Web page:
We were doing an essay on Keats. And I realised, why am I writing this essay? Everybody has said the same thing about Keats for years. I just thought, biology – now hang on a minute. I might be able to do something new here

O’Neill grew up in Bray, Co. Wicklow. His father was a “a radical, a hippy before his time”, who loved Dickens and Shakespeare. Brought up in Salford, England, he had been in the British army in the second World War. “He was conscripted. He didn’t volunteer, as he always pointed out, he wasn’t a hero for the cause.”

O’Neill’s grandmother -- who was “very entrepreneurial, a really go ahead business streak” – moved back to Ireland during the war to spare her younger sons being conscripted and bought a B&B on Bray seafront. When the war ended, O’Neill’s father was just 21.

He came to Ireland having “seen horrors. My Dad’s war experience damaged him terribly, because half his regiment were killed, and he never had a proper job after it.” He never talked about it to his family.

“It was only towards the end of his life, when I asked him to tell me more, that I realised the horror of it.”

It was at Pres Bray, where “I wasn’t too studious; I was a little bit of a messer”, that O’Neill’s interest in science was sparked. English was his favourite subject until he had an epiphany in sixth year.

Luke O Neill in 1999
Luke O’Neill in 1999

“We were doing an essay on Keats. And I realised, why am I writing this essay? Everybody has said the same thing about Keats for years. I just thought, biology – now hang on a minute. I might be able to do something new here, something different.”

He’s happy to be able to combine both now in his writing – there’s another book coming out later this year called, enticingly, “Never mind the b****cks, here’s the science.”

How does he fit it all in? “I don’t watch Game of Thrones,” he laughs. But he is watching Normal People, which he loves. He fits it all in by staying up very late. “I’ll start writing at midnight, and I’ll do two or three hours. Six hours sleep is enough for me.”

It’s probably a good thing that his wife, Margaret Worrall, is a fellow biochemist. They have two sons, Stevie and Sam.

The number of vaccines being tested is the same in the total history of malaria. If the vaccine doesn’t work, we have the anti-inflammatories, we have the antivirals, and then the other hope is antibodies themselves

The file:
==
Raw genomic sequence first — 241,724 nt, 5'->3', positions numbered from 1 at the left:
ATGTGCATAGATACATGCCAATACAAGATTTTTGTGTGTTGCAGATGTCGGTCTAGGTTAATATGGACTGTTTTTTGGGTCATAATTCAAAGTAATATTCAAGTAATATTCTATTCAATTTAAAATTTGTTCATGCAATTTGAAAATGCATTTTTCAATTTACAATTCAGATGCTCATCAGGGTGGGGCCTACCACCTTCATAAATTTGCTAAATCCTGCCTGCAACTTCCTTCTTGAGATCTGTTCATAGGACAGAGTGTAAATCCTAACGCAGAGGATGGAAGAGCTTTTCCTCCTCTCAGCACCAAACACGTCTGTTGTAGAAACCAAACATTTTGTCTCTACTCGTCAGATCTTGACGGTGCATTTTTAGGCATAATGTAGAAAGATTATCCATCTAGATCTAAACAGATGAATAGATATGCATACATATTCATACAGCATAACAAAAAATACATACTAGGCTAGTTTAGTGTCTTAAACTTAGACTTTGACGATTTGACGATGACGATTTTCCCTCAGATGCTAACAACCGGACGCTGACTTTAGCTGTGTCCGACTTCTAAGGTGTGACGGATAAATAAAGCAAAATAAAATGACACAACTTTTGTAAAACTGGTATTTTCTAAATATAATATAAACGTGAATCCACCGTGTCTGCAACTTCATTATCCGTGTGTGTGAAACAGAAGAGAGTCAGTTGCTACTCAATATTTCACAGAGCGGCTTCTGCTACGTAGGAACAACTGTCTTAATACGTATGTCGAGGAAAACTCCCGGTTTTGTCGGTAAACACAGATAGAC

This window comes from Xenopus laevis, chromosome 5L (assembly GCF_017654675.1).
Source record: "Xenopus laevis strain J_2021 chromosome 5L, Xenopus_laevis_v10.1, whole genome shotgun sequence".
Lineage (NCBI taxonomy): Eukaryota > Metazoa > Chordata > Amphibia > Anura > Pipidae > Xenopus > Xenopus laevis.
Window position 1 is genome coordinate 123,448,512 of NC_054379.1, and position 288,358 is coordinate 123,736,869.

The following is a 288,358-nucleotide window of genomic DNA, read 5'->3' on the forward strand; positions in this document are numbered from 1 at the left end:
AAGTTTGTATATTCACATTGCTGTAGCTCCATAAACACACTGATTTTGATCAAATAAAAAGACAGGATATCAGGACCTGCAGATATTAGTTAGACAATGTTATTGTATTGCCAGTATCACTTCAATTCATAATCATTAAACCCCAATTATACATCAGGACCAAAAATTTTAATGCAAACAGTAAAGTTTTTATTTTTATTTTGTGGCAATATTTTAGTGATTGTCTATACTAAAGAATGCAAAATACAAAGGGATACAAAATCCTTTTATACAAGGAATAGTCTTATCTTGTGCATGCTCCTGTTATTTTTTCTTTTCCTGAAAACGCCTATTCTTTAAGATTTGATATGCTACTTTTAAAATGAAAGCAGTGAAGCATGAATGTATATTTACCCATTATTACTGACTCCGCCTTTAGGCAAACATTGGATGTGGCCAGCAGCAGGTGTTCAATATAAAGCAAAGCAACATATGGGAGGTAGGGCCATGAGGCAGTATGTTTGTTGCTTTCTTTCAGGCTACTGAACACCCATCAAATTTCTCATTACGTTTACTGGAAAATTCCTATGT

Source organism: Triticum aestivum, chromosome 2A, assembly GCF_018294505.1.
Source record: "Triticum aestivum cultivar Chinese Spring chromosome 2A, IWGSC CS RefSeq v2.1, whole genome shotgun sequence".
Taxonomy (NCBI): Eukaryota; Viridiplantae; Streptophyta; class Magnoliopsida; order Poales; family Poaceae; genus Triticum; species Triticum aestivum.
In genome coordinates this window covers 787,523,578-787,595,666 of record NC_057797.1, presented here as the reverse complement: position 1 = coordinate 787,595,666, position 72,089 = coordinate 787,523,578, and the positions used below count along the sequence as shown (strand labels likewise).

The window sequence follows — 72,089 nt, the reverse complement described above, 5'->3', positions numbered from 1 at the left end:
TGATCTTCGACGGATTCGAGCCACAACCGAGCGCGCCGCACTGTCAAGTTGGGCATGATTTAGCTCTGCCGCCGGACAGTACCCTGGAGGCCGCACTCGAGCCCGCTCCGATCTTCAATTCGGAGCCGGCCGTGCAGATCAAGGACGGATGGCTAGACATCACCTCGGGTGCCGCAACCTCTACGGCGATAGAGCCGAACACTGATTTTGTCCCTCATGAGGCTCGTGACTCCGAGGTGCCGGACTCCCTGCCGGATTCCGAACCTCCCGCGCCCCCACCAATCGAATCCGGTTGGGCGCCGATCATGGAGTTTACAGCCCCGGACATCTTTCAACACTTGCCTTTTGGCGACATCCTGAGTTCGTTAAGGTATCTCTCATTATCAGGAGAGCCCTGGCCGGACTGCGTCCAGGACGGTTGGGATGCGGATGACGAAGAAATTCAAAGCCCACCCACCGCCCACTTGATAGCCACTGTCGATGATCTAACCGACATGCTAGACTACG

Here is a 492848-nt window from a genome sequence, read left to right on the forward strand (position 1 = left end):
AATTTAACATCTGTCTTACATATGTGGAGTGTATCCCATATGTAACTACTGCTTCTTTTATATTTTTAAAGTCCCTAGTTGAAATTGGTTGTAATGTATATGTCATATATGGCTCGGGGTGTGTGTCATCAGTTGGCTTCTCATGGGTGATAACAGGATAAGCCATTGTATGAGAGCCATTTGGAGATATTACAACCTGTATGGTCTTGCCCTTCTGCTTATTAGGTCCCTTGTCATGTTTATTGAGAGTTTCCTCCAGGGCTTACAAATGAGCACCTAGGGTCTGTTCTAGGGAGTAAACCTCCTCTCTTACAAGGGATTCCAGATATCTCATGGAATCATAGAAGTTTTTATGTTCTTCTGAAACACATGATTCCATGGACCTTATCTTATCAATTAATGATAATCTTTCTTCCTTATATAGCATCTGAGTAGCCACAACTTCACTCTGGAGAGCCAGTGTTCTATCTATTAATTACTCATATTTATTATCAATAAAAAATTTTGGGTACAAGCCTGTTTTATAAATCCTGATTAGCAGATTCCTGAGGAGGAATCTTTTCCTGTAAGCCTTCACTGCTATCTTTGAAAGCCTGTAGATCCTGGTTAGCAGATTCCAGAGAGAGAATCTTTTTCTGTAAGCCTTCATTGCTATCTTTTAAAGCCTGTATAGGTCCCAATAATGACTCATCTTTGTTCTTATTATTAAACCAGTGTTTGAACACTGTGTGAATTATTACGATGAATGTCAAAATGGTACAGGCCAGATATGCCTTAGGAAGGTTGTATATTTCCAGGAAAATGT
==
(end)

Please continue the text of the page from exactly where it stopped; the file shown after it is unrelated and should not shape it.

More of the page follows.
I ask him the question I most want to know the answer to. When we say “this too shall pass”, will it actually pass?

“No question,” he says instantly. “The history of all infectious diseases tells us this. The Black Death went away. The 1918 flu went away. Swine flu went away. It’s definitely beatable, this one.

“The number of vaccines being tested is the same in the total history of malaria. If the vaccine doesn’t work, and there’s still a risk of that, we have the anti-inflammatories coming down the pipeline, like our one. We have the antivirals. And then the other hope is antibodies themselves, that we’ll develop immunity.”

The Great Irish Science Book by Professor Luke O’Neill, published by Gill Books
The Great Irish Science Book by Professor Luke O’Neill, published by Gill Books

On immunity, he says, “the best evidence we have so far is in monkeys. They infected monkeys and they couldn’t reinfect them. Now we’re not monkeys, so it’s not 100 per cent, but there’s no good evidence out there yet that people are not protected from a second infection.”

He is also putting some hope in the BcG vaccine as a possible partial vaccine against Covid-19 , which is currently the subject of seven clinical trials. “It protects against respiratory viruses and it protects against measles. So there’s evidence it does give a kind of a barrier.”

What we’re seeing is the kind of “constant kicking the tyres process that science is sometimes.”

What he’s looking forward to on the other side is a holiday in Marbella, by a pool. “I’m obviously extremely busy. And I’m not bored in any way.” But he missed the “inevitable simple things. What gets me most of all was how much we took all that simple stuff for granted – just going for a pint or having a cup of coffee with a friend.”

He is, he admits, an optimist generally. “I think it’s just the way I am … You have to have hope, haven’t you? Without being stupid. The worst thing is to give people false hope … but I’m very confident that of all these things being tried, all you need is one to work.

“Put it this way, I can’t think of anything else we should be doing.”